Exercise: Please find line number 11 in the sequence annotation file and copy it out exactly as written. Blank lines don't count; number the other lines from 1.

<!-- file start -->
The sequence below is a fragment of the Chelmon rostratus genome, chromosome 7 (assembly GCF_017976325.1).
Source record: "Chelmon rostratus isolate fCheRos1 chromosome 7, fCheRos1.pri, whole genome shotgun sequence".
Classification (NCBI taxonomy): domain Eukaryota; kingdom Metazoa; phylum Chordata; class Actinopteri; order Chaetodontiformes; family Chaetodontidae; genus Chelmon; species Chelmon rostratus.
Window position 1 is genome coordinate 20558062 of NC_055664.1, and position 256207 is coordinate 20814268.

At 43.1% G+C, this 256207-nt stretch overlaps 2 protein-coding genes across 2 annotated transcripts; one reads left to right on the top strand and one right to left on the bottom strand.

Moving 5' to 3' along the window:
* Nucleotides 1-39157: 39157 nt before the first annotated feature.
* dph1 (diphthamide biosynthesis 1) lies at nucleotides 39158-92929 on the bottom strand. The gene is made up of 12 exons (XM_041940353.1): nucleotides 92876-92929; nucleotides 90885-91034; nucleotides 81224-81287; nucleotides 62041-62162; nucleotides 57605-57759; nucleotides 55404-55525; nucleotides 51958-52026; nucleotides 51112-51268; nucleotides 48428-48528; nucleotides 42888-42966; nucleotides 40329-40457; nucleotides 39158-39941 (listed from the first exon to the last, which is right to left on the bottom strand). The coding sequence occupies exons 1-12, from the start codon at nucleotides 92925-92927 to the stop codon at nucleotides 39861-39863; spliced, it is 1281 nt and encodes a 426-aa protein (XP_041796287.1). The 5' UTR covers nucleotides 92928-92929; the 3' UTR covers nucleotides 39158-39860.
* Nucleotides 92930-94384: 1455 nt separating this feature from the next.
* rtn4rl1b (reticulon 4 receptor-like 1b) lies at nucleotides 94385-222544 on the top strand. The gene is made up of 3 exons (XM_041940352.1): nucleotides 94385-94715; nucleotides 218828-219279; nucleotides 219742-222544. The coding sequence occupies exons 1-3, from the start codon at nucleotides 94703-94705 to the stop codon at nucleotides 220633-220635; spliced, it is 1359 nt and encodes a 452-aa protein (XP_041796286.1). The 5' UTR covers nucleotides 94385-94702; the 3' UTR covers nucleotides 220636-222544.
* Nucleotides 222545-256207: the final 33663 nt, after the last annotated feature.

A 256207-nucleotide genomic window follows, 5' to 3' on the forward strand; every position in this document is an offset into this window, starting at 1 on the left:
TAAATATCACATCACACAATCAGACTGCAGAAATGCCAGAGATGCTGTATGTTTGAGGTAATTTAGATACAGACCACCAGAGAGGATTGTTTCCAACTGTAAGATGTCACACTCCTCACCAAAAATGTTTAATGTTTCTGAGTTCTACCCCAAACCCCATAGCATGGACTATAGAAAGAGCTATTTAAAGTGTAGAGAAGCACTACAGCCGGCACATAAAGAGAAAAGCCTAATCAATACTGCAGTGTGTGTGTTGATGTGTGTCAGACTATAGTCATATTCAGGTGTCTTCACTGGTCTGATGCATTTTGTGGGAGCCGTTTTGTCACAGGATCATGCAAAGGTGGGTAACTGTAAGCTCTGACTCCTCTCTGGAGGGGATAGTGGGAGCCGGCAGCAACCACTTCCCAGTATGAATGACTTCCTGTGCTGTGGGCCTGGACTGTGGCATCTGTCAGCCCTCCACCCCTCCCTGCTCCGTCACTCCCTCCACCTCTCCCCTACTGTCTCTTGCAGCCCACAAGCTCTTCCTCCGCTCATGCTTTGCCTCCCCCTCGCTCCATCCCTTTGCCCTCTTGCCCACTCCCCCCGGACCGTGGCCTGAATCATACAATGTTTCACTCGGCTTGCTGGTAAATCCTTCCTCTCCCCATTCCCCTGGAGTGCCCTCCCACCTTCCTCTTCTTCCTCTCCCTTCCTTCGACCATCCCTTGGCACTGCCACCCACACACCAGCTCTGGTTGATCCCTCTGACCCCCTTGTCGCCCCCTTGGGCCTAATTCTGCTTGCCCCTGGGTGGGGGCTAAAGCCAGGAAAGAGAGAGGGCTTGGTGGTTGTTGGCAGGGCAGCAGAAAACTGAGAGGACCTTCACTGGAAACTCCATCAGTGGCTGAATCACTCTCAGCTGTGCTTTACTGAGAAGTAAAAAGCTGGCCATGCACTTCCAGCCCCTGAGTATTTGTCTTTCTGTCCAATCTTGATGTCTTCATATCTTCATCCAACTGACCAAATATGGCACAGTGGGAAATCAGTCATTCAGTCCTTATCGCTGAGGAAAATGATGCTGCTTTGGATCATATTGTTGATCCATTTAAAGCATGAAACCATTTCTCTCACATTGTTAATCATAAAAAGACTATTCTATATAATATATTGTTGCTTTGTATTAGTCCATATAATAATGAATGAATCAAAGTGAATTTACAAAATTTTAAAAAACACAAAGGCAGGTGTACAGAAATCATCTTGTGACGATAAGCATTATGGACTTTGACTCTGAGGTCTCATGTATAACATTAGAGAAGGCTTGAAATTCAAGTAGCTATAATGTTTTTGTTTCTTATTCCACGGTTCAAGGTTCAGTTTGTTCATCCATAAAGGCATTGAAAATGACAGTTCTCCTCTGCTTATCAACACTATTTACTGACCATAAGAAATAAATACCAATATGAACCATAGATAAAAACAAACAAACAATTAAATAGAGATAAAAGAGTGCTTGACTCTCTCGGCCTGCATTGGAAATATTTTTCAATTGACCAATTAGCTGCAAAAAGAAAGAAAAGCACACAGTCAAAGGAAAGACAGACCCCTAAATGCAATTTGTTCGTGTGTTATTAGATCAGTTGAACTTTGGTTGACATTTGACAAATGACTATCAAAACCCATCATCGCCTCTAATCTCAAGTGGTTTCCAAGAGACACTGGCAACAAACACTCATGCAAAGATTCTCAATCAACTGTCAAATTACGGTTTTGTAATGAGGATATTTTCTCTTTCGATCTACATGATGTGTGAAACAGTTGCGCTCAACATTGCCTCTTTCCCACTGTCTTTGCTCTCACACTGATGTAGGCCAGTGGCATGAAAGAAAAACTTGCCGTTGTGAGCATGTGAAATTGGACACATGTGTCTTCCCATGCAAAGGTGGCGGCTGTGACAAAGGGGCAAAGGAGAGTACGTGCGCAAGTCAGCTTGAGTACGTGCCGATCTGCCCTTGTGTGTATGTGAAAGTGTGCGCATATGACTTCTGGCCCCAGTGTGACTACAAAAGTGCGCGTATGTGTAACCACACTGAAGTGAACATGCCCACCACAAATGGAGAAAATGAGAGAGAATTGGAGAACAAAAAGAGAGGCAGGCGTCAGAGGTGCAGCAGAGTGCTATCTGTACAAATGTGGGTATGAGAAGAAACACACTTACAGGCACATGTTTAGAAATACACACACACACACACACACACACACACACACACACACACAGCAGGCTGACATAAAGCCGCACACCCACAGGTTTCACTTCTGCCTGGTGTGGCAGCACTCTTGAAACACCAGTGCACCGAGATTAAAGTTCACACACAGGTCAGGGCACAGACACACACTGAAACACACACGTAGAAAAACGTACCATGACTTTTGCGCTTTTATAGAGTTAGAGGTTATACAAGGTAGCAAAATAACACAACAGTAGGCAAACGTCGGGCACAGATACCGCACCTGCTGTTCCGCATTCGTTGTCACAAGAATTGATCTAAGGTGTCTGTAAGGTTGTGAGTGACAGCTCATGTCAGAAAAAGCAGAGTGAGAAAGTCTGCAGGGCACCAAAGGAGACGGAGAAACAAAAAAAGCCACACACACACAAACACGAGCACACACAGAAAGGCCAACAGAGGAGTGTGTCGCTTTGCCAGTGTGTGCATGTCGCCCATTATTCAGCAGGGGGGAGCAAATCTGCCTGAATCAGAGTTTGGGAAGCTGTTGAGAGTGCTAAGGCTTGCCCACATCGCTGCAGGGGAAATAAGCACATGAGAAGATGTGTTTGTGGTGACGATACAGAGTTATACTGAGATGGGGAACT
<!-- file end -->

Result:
* Nucleotides 222545-256207: the final 33663 nt, after the last annotated feature.